“Valentine’s Day” | #EatADick

By Andersen Richards

February 15th, 2016

So, I will admit maybe sometimes I get something out of my DUI classes when I don’t want to.

I’m not an alcoholic. Yes, I got a DUI and I’d be happy to discuss that at length sometime.

Mostly, I’m trying to be better about sharing this stuff.

My dad told me I should start planning for the future, specifically that I should plan to have a future.

If I do, I’ll probably want to be able to remember what it was really like with the world out to get me. If I don’t… I hope someone reads this after the fact and realize I didn’t deserve this.

Anyway, so I have to go in to work shortly but I want to write so I know I’ve at least accomplished that.

Last night in my group classes, we were talking about taking responsibility. Our group leader wanted to know if the legal process, or rather being prosecuted, made it harder to be honest about our relationship with alcohol.

What became very clear to me was the fact that, first, we all know drinking and driving is bad. It’s dangerous and reprehensible. So we vilify people for doing it even though we know they are medically incapable of using good judgment. Since we vilify them so much, people who drink and drive can’t admit to it because they would have to admit to all the negative things people say you are if you drive drunk.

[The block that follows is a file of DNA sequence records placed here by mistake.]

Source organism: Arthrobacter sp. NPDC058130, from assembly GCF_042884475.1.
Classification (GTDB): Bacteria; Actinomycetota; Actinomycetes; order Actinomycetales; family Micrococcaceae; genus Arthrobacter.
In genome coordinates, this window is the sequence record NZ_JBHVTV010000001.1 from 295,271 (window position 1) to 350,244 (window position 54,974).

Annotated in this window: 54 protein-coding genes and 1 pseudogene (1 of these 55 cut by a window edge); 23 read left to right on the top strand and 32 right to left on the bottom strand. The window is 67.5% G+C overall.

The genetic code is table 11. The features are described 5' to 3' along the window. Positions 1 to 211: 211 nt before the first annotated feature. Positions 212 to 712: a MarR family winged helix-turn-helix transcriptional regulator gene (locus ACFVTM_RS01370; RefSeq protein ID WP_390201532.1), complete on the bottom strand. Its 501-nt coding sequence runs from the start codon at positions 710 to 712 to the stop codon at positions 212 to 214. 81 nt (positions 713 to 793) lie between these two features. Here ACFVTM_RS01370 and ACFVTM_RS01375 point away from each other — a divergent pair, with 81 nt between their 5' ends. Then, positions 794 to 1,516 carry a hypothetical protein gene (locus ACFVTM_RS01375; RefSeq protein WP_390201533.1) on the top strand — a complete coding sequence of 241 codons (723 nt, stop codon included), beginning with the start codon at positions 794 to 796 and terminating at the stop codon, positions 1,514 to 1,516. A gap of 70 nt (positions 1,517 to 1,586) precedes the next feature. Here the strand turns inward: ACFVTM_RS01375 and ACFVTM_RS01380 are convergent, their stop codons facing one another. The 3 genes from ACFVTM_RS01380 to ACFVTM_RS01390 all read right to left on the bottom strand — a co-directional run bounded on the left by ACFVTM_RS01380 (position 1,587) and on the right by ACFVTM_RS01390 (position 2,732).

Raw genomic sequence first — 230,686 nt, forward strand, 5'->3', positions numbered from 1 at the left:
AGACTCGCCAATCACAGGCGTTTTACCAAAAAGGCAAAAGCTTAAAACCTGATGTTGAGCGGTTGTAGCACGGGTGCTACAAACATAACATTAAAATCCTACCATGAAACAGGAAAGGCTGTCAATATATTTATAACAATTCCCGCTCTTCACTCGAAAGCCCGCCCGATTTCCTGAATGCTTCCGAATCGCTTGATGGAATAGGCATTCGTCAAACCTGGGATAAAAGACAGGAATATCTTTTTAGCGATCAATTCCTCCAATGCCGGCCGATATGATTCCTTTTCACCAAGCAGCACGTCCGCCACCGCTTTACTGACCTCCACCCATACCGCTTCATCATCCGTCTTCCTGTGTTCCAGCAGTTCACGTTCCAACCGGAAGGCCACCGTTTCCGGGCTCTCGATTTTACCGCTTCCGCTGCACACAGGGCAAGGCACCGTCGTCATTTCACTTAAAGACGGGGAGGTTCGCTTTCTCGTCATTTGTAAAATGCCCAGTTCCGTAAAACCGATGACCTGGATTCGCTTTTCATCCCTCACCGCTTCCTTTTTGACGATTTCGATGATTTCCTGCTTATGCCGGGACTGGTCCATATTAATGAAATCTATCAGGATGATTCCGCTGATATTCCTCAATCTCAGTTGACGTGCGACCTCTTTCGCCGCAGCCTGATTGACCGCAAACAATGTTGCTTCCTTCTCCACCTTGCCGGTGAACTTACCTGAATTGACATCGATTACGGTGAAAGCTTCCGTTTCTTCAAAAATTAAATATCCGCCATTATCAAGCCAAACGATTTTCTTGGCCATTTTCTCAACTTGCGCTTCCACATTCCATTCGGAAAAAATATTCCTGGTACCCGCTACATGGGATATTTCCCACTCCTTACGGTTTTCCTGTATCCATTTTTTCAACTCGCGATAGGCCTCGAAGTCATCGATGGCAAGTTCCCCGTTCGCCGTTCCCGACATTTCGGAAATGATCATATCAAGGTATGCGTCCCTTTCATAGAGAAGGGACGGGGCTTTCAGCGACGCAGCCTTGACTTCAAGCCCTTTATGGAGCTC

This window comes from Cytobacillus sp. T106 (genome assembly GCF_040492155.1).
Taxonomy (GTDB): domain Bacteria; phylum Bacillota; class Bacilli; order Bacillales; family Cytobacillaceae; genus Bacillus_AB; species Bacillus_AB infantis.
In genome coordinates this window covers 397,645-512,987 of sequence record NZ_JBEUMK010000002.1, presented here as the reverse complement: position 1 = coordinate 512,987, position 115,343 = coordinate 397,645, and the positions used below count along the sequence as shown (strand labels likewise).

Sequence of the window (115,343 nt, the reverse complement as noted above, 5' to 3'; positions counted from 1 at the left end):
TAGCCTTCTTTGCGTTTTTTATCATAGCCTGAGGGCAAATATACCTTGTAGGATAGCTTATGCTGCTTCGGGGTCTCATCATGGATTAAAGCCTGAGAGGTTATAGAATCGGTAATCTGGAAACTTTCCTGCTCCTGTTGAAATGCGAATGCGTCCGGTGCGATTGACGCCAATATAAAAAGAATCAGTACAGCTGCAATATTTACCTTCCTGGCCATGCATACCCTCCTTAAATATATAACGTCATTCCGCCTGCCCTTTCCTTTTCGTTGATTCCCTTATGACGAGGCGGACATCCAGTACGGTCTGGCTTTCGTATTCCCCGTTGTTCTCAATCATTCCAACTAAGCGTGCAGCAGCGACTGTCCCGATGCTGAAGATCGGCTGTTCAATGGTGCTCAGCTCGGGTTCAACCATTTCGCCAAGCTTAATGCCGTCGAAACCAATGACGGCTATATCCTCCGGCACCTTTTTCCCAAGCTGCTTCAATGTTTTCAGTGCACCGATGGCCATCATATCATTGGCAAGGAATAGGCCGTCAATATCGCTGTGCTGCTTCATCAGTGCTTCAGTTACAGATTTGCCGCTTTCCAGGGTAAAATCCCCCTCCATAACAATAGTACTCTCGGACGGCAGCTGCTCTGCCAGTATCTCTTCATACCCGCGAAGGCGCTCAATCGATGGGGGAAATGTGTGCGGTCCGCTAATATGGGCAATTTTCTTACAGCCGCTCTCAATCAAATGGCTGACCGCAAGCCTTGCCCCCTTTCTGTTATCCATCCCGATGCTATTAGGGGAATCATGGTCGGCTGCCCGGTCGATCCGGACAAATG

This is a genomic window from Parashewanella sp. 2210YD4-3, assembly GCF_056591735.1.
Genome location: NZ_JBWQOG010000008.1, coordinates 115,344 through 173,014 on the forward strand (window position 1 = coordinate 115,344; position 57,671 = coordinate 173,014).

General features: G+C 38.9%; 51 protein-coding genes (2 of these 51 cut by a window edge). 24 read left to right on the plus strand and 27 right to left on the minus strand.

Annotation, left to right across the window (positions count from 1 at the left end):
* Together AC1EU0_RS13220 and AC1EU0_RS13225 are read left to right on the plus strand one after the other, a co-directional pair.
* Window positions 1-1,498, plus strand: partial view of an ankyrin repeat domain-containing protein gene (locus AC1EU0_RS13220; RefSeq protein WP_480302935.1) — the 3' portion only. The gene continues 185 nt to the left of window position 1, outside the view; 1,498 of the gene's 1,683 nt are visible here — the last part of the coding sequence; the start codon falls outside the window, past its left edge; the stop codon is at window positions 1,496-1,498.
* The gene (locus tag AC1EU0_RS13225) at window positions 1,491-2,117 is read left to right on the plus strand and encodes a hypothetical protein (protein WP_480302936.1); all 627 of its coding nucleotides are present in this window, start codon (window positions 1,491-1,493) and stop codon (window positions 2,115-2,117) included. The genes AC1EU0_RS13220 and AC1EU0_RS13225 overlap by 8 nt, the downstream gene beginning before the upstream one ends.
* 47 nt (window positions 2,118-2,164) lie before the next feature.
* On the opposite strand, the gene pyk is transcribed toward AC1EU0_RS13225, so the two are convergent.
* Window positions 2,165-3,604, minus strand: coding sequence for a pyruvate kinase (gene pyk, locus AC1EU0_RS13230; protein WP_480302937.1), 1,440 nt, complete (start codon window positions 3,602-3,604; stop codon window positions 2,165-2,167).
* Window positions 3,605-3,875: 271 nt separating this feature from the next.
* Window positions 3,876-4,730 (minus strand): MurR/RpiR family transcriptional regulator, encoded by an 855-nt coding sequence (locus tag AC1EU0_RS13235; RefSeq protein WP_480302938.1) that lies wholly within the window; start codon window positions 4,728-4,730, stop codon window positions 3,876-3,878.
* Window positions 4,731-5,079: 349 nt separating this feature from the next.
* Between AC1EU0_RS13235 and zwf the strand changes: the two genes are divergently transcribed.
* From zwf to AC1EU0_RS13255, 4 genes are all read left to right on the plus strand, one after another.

Again, that’s not to defend driving drunk. No one should drive drunk. But if people have to self-deprecate to admit they have a problem, they’re not going to admit they have a problem.

So when it becomes a matter for the police, or when you’re standing in front of a judge, you have zero control of anything… accept how you feel about yourself. So you have to tell yourself that everyone else is wrong, that you don’t have a problem. After all, you can’t stop the city from jailing you, putting you on probation, taking your money. All you can do is tell yourself you’re right.

And work your way into a corner so that you can’t listen to anyone impeaching your decisions.

No matter how much those decisions endanger other people or how it affects those around you.

I’m sorry, I’m beginning to feel like I’m talking about something else.

I do like my group very much. In fact, I eagerly look forward to it. Aside from work, it’s the only time I know I’m going to be around people and no one at work really speaks too much English. It’s just nice to be able to talk to people, other people who know what it’s like to feel… judged, I guess.

It will be over in a month. I don’t want it to be.

While no one there seems to have recognized me (I have done my best to change my appearance), sooner or later it’s bound to dawn on someone.

I guess that risk is worth it, though. It’s worth it not to be alone.

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